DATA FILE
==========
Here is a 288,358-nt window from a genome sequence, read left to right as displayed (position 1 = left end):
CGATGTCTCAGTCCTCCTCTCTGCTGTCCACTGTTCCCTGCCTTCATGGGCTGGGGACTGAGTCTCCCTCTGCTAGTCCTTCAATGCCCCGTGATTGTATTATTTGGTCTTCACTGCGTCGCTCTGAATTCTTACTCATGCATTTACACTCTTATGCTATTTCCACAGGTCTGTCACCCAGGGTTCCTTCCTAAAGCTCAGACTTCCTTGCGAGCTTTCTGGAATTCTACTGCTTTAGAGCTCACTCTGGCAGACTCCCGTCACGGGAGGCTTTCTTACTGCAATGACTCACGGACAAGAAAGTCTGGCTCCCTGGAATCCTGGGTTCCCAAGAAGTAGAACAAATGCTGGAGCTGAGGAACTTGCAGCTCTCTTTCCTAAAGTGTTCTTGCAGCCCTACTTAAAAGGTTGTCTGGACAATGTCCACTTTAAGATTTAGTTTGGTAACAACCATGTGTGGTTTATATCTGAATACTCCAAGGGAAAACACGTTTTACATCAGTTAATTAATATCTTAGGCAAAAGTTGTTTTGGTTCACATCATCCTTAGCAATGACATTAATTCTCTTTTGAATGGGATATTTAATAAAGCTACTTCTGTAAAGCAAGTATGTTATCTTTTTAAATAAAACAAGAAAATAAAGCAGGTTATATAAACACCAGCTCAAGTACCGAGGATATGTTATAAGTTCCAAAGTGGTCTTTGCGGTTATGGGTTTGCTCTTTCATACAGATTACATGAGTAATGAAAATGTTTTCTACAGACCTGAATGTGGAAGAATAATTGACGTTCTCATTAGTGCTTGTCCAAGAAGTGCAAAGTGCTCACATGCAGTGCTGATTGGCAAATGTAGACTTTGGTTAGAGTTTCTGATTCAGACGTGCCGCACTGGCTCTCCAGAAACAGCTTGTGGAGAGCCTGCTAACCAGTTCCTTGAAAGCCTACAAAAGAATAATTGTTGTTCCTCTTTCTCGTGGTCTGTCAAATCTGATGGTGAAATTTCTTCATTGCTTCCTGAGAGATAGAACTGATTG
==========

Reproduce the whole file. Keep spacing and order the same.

Here is a 288,358-nt window from a genome sequence, read left to right as displayed (position 1 = left end):
CGATGTCTCAGTCCTCCTCTCTGCTGTCCACTGTTCCCTGCCTTCATGGGCTGGGGACTGAGTCTCCCTCTGCTAGTCCTTCAATGCCCCGTGATTGTATTATTTGGTCTTCACTGCGTCGCTCTGAATTCTTACTCATGCATTTACACTCTTATGCTATTTCCACAGGTCTGTCACCCAGGGTTCCTTCCTAAAGCTCAGACTTCCTTGCGAGCTTTCTGGAATTCTACTGCTTTAGAGCTCACTCTGGCAGACTCCCGTCACGGGAGGCTTTCTTACTGCAATGACTCACGGACAAGAAAGTCTGGCTCCCTGGAATCCTGGGTTCCCAAGAAGTAGAACAAATGCTGGAGCTGAGGAACTTGCAGCTCTCTTTCCTAAAGTGTTCTTGCAGCCCTACTTAAAAGGTTGTCTGGACAATGTCCACTTTAAGATTTAGTTTGGTAACAACCATGTGTGGTTTATATCTGAATACTCCAAGGGAAAACACGTTTTACATCAGTTAATTAATATCTTAGGCAAAAGTTGTTTTGGTTCACATCATCCTTAGCAATGACATTAATTCTCTTTTGAATGGGATATTTAATAAAGCTACTTCTGTAAAGCAAGTATGTTATCTTTTTAAATAAAACAAGAAAATAAAGCAGGTTATATAAACACCAGCTCAAGTACCGAGGATATGTTATAAGTTCCAAAGTGGTCTTTGCGGTTATGGGTTTGCTCTTTCATACAGATTACATGAGTAATGAAAATGTTTTCTACAGACCTGAATGTGGAAGAATAATTGACGTTCTCATTAGTGCTTGTCCAAGAAGTGCAAAGTGCTCACATGCAGTGCTGATTGGCAAATGTAGACTTTGGTTAGAGTTTCTGATTCAGACGTGCCGCACTGGCTCTCCAGAAACAGCTTGTGGAGAGCCTGCTAACCAGTTCCTTGAAAGCCTACAAAAGAATAATTGTTGTTCCTCTTTCTCGTGGTCTGTCAAATCTGATGGTGAAATTTCTTCATTGCTTCCTGAGAGATAGAACTGATTG